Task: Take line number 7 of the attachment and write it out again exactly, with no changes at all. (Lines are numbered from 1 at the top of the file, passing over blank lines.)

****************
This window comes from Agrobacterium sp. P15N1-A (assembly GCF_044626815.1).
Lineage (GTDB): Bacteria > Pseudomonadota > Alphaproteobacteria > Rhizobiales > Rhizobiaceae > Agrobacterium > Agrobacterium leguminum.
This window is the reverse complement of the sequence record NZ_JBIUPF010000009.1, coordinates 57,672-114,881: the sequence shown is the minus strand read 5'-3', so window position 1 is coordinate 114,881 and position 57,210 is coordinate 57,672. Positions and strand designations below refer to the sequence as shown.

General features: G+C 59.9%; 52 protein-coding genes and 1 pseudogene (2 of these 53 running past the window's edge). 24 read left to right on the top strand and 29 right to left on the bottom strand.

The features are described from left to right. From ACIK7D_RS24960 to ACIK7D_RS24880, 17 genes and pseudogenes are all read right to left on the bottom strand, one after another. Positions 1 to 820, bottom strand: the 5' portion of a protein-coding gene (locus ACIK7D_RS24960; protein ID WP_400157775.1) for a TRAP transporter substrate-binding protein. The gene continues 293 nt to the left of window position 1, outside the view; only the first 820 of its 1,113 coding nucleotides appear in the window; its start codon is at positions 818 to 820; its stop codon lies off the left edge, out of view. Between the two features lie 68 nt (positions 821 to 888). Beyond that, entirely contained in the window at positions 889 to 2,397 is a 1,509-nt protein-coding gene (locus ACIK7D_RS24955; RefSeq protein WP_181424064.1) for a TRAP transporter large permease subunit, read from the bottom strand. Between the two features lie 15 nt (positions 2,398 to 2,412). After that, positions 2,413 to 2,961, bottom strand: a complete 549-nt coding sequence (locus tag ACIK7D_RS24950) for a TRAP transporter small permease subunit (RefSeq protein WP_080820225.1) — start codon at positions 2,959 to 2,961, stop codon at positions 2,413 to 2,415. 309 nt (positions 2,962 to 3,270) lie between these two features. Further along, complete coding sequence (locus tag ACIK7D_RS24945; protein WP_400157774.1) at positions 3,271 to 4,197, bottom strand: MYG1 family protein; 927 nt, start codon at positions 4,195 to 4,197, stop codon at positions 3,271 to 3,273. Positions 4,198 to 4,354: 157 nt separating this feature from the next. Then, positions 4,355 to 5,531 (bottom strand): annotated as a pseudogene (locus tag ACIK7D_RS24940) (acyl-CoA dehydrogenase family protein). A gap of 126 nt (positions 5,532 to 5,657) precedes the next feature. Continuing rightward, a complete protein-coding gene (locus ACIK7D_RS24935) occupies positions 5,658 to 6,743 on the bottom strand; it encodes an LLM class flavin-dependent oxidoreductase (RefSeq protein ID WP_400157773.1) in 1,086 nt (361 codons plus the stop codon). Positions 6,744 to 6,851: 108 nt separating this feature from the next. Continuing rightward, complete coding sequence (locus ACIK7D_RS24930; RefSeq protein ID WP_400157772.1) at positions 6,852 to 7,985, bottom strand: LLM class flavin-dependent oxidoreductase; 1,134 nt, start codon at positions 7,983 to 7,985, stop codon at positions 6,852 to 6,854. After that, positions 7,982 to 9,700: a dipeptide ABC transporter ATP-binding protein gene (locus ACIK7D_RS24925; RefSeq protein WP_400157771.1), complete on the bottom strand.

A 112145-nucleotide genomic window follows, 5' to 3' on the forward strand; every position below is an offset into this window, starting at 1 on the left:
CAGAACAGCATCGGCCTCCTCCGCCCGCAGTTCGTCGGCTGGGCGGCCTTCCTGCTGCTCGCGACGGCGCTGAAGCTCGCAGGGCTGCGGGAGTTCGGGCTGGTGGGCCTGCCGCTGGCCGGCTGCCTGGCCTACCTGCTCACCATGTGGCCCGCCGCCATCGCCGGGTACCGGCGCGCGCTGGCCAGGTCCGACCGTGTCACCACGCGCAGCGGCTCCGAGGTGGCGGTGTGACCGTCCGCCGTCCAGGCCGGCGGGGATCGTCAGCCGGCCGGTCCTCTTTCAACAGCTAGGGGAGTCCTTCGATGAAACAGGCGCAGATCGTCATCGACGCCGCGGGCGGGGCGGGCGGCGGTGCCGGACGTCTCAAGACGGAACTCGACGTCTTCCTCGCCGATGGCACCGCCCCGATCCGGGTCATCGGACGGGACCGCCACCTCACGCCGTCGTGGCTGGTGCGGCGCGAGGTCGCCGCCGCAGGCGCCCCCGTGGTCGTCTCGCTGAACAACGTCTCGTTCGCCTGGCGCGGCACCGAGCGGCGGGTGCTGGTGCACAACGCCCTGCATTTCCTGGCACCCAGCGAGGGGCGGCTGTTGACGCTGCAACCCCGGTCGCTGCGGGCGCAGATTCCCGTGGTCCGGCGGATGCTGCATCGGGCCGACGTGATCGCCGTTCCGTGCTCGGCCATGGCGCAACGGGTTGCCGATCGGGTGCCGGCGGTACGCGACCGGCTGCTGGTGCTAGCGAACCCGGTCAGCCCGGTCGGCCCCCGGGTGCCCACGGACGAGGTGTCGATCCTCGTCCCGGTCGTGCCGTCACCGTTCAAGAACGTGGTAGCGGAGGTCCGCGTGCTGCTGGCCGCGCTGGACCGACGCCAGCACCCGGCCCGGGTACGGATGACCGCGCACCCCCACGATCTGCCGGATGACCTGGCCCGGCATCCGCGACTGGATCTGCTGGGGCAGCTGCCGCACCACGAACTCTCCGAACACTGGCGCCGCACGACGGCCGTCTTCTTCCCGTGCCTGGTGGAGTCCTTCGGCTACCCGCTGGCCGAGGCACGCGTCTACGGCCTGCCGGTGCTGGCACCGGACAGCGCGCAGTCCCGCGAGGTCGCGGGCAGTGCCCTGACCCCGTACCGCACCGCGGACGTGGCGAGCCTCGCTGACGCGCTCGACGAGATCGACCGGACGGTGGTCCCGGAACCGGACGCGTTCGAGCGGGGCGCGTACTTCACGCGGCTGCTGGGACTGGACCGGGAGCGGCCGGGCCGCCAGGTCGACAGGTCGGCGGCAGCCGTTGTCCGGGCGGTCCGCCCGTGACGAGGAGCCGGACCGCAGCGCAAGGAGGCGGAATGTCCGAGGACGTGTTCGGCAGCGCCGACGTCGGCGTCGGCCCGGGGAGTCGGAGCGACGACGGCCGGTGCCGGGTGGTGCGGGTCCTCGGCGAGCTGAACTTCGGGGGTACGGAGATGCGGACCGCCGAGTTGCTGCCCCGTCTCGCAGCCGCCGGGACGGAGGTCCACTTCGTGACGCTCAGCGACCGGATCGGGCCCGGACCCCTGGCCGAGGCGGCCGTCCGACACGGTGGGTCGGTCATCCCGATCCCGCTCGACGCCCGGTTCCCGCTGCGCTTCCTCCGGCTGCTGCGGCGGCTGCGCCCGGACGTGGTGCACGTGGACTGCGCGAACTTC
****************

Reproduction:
CAGAACAGCATCGGCCTCCTCCGCCCGCAGTTCGTCGGCTGGGCGGCCTTCCTGCTGCTCGCGACGGCGCTGAAGCTCGCAGGGCTGCGGGAGTTCGGGCTGGTGGGCCTGCCGCTGGCCGGCTGCCTGGCCTACCTGCTCACCATGTGGCCCGCCGCCATCGCCGGGTACCGGCGCGCGCTGGCCAGGTCCGACCGTGTCACCACGCGCAGCGGCTCCGAGGTGGCGGTGTGACCGTCCGCCGTCCAGGCCGGCGGGGATCGTCAGCCGGCCGGTCCTCTTTCAACAGCTAGGGGAGTCCTTCGATGAAACAGGCGCAGATCGTCATCGACGCCGCGGGCGGGGCGGGCGGCGGTGCCGGACGTCTCAAGACGGAACTCGACGTCTTCCTCGCCGATGGCACCGCCCCGATCCGGGTCATCGGACGGGACCGCCACCTCACGCCGTCGTGGCTGGTGCGGCGCGAGGTCGCCGCCGCAGGCGCCCCCGTGGTCGTCTCGCTGAACAACGTCTCGTTCGCCTGGCGCGGCACCGAGCGGCGGGTGCTGGTGCACAACGCCCTGCATTTCCTGGCACCCAGCGAGGGGCGGCTGTTGACGCTGCAACCCCGGTCGCTGCGGGCGCAGATTCCCGTGGTCCGGCGGATGCTGCATCGGGCCGACGTGATCGCCGTTCCGTGCTCGGCCATGGCGCAACGGGTTGCCGATCGGGTGCCGGCGGTACGCGACCGGCTGCTGGTGCTAGCGAACCCGGTCAGCCCGGTCGGCCCCCGGGTGCCCACGGACGAGGTGTCGATCCTCGTCCCGGTCGTGCCGTCACCGTTCAAGAACGTGGTAGCGGAGGTCCGCGTGCTGCTGGCCGCGCTGGACCGACGCCAGCACCCGGCCCGGGTACGGATGACCGCGCACCCCCACGATCTGCCGGATGACCTGGCCCGGCATCCGCGACTGGATCTGCTGGGGCAGCTGCCGCACCACGAACTCTCCGAACACTGGCGCCGCACGACGGCCGTCTTCTTCCCGTGCCTGGTGGAGTCCTTCGGCTACCCGCTGGCCGAGGCACGCGTCTACGGCCTGCCGGTGCTGGCACCGGACAGCGCGCAGTCCCGCGAGGTCGCGGGCAGTGCCCTGACCCCGTACCGCACCGCGGACGTGGCGAGCCTCGCTGACGCGCTCGACGAGATCGACCGGACGGTGGTCCCGGAACCGGACGCGTTCGAGCGGGGCGCGTACTTCACGCGGCTGCTGGGACTGGACCGGGAGCGGCCGGGCCGCCAGGTCGACAGGTCGGCGGCAGCCGTTGTCCGGGCGGTCCGCCCGTGACGAGGAGCCGGACCGCAGCGCAAGGAGGCGGAATGTCCGAGGACGTGTTCGGCAGCGCCGACGTCGGCGTCGGCCCGGGGAGTCGGAGCGACGACGGCCGGTGCCGGGTGGTGCGGGTCCTCGGCGAGCTGAACTTCGGGGGTACGGAGATGCGGACCGCCGAGTTGCTGCCCCGTCTCGCAGCCGCCGGGACGGAGGTCCACTTCGTGACGCTCAGCGACCGGATCGGGCCCGGACCCCTGGCCGAGGCGGCCGTCCGACACGGTGGGTCGGTCATCCCGATCCCGCTCGACGCCCGGTTCCCGCTGCGCTTCCTCCGGCTGCTGCGGCGGCTGCGCCCGGACGTGGTGCACGTGGACTGCGCGAACTTC